A LOT of us have gotten the flu this year. However, most of us suffered through it with nothing more than temporary pains, fevers and coughs.
It was nothing like the flu and pneumonia that swept the country in 1918. Baltimore was second only to Philadelphia in the number deaths per thousand residents caused by the epidemic.
In 1918, 7 out of every 1,000 Baltimoreans who got the flu or pneumonia died -- for a total of 3,742 fatalities; more than 80,000 people died nationally. Baltimore's undertakers were overwhelmed by bodies; many burials had to be delayed for an unacceptably long time.
John C. Blake, then Baltimore's Commissioner of Health, issued a warning: "It is of the greatest importance that people protect their throats and noses. I urge persons who are not well to stay at home and get medical attention."
"Medical attention" then was partly what it is today: a mystic mix of home remedies (hot tea and chicken soup) and over-the-counter patent medicines (cough syrups and aspirin). Some people wore cubes of camphor around their necks; they thought inhaling the vapors would kill the flu bug. Pharmacies were overrun with people looking for cures.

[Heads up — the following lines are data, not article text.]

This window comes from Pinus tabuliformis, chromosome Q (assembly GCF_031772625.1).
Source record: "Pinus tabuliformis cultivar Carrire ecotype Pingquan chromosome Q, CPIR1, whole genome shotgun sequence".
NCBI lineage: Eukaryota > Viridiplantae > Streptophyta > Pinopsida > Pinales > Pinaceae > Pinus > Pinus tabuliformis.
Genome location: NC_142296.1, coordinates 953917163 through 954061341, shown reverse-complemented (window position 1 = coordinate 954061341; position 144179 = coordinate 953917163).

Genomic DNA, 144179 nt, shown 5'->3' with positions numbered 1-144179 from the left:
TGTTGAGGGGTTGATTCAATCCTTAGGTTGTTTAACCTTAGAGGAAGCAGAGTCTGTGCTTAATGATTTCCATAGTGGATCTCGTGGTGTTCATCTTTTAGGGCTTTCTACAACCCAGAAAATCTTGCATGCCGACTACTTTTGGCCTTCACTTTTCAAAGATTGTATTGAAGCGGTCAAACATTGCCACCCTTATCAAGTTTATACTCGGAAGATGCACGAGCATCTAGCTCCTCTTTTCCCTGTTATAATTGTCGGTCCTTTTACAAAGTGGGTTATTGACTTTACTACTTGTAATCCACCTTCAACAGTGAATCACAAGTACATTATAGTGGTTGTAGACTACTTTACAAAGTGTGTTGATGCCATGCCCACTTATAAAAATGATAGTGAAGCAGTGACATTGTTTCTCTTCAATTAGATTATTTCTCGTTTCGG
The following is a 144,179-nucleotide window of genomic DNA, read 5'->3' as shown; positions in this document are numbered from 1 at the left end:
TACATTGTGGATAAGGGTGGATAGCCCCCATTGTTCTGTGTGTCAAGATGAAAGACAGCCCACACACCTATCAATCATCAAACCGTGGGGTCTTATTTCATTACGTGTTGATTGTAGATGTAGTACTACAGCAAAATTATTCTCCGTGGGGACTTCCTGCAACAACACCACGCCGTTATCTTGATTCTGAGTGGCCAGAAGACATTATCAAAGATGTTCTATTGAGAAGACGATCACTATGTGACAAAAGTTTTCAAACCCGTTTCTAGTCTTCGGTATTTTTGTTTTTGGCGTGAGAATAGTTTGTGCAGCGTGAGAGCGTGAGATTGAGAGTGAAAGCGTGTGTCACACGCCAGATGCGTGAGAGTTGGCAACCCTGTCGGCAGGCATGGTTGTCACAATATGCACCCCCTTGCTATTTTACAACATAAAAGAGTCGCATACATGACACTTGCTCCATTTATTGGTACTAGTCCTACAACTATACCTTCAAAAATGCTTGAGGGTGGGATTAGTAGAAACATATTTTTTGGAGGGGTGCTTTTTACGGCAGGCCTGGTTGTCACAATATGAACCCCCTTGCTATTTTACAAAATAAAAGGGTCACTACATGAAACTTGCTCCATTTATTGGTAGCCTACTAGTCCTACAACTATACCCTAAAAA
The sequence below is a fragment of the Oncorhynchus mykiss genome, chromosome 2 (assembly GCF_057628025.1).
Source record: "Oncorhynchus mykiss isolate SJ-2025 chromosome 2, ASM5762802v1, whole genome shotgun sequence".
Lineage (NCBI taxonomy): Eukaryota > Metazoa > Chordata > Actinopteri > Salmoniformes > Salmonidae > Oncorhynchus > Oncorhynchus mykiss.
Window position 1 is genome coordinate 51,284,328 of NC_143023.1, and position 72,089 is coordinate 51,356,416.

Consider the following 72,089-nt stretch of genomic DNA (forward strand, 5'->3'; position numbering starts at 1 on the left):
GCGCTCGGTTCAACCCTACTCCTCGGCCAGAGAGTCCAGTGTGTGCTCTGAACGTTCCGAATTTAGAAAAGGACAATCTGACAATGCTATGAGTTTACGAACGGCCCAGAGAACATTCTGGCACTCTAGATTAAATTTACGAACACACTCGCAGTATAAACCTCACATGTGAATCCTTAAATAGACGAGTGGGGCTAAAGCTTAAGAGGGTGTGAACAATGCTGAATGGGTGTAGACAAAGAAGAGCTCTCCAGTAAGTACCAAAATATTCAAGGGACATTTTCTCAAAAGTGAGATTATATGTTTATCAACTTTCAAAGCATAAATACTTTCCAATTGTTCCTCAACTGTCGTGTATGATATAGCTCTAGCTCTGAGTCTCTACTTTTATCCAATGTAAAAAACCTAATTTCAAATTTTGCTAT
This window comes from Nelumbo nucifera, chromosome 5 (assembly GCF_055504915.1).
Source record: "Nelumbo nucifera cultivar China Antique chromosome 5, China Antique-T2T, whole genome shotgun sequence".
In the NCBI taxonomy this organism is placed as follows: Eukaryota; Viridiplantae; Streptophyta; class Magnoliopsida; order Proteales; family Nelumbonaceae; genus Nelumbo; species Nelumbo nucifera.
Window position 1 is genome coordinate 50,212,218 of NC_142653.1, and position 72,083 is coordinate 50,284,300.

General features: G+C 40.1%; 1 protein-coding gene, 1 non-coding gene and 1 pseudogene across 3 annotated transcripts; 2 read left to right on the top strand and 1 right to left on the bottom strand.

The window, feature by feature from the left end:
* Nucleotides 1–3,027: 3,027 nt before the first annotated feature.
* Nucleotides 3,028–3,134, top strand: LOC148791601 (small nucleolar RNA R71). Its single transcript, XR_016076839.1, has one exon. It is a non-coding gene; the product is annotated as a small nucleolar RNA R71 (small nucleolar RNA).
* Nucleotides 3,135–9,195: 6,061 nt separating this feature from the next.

The harried health commissioner had the city put plain-clothes policemen on the streetcars to enforce no-smoking and no-spitting laws -- measures he thought were necessary to curb the spread of the flu bug. The commissioner also ordered that streetcar tokens be bathed daily in an antiseptic.
The spread of the epidemic resulted in many Baltimore institutions shutting down, sometimes erratically and chaotically.
The public schools were closed for days at a time. So were movie houses, concert halls, nightclubs, theaters, churches and even the old Oriole Park. (Orioles' owner Jack Dunn pleaded with Commissioner Blake to let the Birds play. He was turned down.) Hundreds of homeless people were treated at the city's emergency hospital set up at 506 W. Lexington St.
Why was this earlier epidemic so much more life threatening than this year's flu? Dr. Solomon Snyder, professor at the Johns Hopkins Medical School, explains: "To begin with we know from studies that the 1918 flu was a much more virulent strain of the virus. And it hit at a time when there were no antibiotics to deal with superimposed bacterial infections, which is what most people who get the flu typically die from.
"The flu today is a less virulent strain, coming at a time when we have antibiotics. But the truth is we have absolutely no scientific knowledge to tell us why one strain of flu is so much more dangerous than another.
"Flu epidemics remain mysterious."